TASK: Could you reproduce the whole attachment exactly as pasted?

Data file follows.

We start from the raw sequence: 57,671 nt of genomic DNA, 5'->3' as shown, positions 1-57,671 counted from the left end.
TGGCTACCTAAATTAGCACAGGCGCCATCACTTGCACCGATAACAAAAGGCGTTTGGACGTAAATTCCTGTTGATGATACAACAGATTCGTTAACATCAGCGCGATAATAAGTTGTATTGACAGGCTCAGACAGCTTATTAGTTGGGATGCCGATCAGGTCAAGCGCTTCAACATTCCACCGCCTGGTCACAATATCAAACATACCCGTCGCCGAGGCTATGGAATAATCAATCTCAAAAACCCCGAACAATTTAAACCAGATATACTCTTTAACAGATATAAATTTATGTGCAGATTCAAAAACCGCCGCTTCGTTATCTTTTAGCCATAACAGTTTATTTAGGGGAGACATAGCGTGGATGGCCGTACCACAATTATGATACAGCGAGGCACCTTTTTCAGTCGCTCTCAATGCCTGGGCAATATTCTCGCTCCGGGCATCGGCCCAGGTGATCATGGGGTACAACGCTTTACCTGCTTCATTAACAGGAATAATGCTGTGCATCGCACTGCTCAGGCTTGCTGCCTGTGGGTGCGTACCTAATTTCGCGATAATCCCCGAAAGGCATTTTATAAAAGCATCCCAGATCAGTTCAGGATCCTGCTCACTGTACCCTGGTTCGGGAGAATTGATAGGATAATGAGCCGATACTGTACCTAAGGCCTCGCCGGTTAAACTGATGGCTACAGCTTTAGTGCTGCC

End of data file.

We start from the raw sequence: 57,671 nt of genomic DNA, 5'->3' as shown, positions 1-57,671 counted from the left end.
TGGCTACCTAAATTAGCACAGGCGCCATCACTTGCACCGATAACAAAAGGCGTTTGGACGTAAATTCCTGTTGATGATACAACAGATTCGTTAACATCAGCGCGATAATAAGTTGTATTGACAGGCTCAGACAGCTTATTAGTTGGGATGCCGATCAGGTCAAGCGCTTCAACATTCCACCGCCTGGTCACAATATCAAACATACCCGTCGCCGAGGCTATGGAATAATCAATCTCAAAAACCCCGAACAATTTAAACCAGATATACTCTTTAACAGATATAAATTTATGTGCAGATTCAAAAACCGCCGCTTCGTTATCTTTTAGCCATAACAGTTTATTTAGGGGAGACATAGCGTGGATGGCCGTACCACAATTATGATACAGCGAGGCACCTTTTTCAGTCGCTCTCAATGCCTGGGCAATATTCTCGCTCCGGGCATCGGCCCAGGTGATCATGGGGTACAACGCTTTACCTGCTTCATTAACAGGAATAATGCTGTGCATCGCACTGCTCAGGCTTGCTGCCTGTGGGTGCGTACCTAATTTCGCGATAATCCCCGAAAGGCATTTTATAAAAGCATCCCAGATCAGTTCAGGATCCTGCTCACTGTACCCTGGTTCGGGAGAATTGATAGGATAATGAGCCGATACTGTACCTAAGGCCTCGCCGGTTAAACTGATGGCTACAGCTTTAGTGCTGCC